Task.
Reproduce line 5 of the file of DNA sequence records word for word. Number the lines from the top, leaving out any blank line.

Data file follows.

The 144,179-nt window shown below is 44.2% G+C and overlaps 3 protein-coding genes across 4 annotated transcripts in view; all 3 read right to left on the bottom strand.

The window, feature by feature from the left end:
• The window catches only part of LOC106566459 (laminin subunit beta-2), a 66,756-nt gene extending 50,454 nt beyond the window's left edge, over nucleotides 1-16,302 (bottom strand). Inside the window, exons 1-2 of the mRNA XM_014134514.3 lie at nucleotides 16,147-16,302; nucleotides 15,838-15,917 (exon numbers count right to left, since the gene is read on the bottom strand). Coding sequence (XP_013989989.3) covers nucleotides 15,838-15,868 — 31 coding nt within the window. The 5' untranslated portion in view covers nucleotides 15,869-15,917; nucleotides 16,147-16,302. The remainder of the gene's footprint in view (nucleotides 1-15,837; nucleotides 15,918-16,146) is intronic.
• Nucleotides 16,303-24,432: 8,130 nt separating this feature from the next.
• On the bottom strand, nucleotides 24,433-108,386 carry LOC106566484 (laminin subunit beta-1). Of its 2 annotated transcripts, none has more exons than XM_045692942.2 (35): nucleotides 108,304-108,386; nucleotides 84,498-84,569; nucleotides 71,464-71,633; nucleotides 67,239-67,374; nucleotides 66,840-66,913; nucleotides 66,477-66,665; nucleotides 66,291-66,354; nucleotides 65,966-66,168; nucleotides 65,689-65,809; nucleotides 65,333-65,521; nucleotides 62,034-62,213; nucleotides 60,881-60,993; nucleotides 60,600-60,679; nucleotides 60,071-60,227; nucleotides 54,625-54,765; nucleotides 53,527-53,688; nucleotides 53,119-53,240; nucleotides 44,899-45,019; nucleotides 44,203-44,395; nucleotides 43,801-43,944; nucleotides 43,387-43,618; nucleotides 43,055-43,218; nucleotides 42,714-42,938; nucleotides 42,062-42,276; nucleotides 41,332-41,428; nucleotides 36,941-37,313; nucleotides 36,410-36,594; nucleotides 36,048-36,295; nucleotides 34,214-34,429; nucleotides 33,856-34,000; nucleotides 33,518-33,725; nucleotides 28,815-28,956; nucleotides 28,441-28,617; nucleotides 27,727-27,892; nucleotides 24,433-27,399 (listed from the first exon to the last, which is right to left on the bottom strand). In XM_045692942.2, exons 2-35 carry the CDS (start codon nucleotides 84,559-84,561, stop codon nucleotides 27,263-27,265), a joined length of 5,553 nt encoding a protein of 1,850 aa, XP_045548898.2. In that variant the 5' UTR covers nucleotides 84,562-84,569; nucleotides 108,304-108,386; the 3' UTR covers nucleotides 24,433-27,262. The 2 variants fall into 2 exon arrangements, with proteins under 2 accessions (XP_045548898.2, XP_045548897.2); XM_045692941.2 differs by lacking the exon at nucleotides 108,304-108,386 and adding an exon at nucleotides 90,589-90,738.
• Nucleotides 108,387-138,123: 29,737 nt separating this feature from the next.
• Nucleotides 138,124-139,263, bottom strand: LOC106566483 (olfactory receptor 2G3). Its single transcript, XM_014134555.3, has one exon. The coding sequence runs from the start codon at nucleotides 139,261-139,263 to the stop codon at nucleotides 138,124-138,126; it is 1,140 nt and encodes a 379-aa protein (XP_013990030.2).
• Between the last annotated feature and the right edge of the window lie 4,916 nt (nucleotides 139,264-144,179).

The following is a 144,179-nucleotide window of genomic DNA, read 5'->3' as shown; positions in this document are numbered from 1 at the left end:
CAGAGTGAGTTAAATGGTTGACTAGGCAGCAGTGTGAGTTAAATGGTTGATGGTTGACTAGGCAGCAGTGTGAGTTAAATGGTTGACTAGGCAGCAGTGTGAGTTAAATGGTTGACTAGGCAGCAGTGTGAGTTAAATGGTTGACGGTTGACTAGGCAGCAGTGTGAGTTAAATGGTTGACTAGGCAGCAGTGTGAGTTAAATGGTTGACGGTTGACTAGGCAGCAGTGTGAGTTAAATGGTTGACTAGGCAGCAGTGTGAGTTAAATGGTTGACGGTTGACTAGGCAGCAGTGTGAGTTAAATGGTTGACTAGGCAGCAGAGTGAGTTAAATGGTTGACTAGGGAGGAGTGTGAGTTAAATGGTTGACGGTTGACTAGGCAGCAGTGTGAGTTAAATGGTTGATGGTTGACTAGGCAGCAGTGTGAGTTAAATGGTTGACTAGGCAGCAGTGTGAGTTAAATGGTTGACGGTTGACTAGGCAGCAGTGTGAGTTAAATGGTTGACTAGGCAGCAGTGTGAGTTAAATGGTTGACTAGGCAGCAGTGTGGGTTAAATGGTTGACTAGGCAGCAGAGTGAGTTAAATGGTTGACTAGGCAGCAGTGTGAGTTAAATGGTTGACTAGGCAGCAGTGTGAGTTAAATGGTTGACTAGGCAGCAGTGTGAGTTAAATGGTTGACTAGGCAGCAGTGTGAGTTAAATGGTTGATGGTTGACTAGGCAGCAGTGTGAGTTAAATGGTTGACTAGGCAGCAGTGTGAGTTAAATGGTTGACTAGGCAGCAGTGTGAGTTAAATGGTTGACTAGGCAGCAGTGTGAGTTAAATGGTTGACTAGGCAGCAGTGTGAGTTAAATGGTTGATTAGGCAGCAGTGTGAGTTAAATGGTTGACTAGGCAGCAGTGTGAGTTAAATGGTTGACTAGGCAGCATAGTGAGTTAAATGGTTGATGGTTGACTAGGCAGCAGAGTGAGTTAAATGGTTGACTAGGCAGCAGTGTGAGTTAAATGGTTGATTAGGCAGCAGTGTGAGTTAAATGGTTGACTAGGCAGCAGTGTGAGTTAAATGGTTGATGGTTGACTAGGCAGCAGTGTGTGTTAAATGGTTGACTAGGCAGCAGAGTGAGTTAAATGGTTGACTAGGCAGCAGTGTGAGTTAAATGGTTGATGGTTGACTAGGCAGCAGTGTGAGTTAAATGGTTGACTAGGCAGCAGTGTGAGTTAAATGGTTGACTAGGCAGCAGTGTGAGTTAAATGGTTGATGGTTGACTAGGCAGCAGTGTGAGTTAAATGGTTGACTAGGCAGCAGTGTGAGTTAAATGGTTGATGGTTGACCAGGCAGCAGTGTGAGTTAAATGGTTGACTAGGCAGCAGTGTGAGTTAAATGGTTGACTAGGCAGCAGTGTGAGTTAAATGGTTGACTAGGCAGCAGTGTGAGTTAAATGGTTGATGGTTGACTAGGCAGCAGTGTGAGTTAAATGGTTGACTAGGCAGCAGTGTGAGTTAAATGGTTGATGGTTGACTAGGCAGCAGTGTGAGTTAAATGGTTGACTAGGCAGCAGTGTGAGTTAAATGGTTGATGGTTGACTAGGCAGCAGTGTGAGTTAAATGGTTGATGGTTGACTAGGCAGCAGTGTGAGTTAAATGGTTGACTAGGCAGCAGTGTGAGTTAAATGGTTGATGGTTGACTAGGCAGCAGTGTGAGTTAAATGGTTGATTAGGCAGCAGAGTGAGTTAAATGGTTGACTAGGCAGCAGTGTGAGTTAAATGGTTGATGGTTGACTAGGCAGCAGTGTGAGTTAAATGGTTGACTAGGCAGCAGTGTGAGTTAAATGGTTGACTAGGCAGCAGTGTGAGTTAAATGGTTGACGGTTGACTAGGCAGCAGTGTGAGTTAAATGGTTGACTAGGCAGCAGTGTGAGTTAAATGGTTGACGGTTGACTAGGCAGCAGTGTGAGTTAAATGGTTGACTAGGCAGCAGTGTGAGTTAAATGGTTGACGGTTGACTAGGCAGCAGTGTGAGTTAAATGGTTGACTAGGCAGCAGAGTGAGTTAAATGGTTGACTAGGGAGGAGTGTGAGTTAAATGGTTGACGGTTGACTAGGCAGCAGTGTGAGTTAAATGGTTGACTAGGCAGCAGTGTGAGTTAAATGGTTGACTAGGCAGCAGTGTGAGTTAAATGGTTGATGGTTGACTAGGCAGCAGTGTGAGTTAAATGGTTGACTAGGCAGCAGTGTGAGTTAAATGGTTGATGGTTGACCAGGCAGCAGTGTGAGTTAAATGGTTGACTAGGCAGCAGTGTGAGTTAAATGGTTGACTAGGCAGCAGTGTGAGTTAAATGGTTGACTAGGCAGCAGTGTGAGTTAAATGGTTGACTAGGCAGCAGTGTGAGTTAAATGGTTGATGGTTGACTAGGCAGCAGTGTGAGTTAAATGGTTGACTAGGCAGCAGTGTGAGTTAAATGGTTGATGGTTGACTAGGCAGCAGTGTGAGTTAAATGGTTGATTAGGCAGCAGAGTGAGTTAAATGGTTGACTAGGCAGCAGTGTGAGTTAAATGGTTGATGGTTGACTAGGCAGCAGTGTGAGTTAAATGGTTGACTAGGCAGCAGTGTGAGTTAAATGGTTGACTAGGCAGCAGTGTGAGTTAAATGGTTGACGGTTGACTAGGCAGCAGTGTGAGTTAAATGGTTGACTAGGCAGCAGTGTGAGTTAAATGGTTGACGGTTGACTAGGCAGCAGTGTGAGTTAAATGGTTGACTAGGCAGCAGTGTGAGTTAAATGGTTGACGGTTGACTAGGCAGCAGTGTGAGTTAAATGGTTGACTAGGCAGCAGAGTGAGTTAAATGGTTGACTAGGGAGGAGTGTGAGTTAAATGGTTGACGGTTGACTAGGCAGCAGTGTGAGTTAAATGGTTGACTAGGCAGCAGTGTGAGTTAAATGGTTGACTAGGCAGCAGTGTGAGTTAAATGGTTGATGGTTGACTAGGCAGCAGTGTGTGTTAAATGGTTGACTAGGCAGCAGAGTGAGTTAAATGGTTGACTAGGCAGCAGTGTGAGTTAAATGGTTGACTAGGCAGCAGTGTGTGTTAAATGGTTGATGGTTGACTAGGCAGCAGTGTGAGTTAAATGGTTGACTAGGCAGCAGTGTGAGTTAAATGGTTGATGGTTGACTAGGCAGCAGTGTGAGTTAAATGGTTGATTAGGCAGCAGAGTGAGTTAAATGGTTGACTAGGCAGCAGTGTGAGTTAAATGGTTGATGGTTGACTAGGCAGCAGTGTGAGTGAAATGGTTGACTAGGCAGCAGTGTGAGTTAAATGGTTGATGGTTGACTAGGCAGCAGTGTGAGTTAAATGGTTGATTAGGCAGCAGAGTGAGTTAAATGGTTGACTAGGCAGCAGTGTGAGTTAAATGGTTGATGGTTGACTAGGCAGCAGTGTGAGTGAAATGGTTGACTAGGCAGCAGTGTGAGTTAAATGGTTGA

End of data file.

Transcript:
• On the bottom strand, nucleotides 24,433-108,386 carry LOC106566484 (laminin subunit beta-1). Of its 2 annotated transcripts, none has more exons than XM_045692942.2 (35): nucleotides 108,304-108,386; nucleotides 84,498-84,569; nucleotides 71,464-71,633; nucleotides 67,239-67,374; nucleotides 66,840-66,913; nucleotides 66,477-66,665; nucleotides 66,291-66,354; nucleotides 65,966-66,168; nucleotides 65,689-65,809; nucleotides 65,333-65,521; nucleotides 62,034-62,213; nucleotides 60,881-60,993; nucleotides 60,600-60,679; nucleotides 60,071-60,227; nucleotides 54,625-54,765; nucleotides 53,527-53,688; nucleotides 53,119-53,240; nucleotides 44,899-45,019; nucleotides 44,203-44,395; nucleotides 43,801-43,944; nucleotides 43,387-43,618; nucleotides 43,055-43,218; nucleotides 42,714-42,938; nucleotides 42,062-42,276; nucleotides 41,332-41,428; nucleotides 36,941-37,313; nucleotides 36,410-36,594; nucleotides 36,048-36,295; nucleotides 34,214-34,429; nucleotides 33,856-34,000; nucleotides 33,518-33,725; nucleotides 28,815-28,956; nucleotides 28,441-28,617; nucleotides 27,727-27,892; nucleotides 24,433-27,399 (listed from the first exon to the last, which is right to left on the bottom strand). In XM_045692942.2, exons 2-35 carry the CDS (start codon nucleotides 84,559-84,561, stop codon nucleotides 27,263-27,265), a joined length of 5,553 nt encoding a protein of 1,850 aa, XP_045548898.2. In that variant the 5' UTR covers nucleotides 84,562-84,569; nucleotides 108,304-108,386; the 3' UTR covers nucleotides 24,433-27,262. The 2 variants fall into 2 exon arrangements, with proteins under 2 accessions (XP_045548898.2, XP_045548897.2); XM_045692941.2 differs by lacking the exon at nucleotides 108,304-108,386 and adding an exon at nucleotides 90,589-90,738.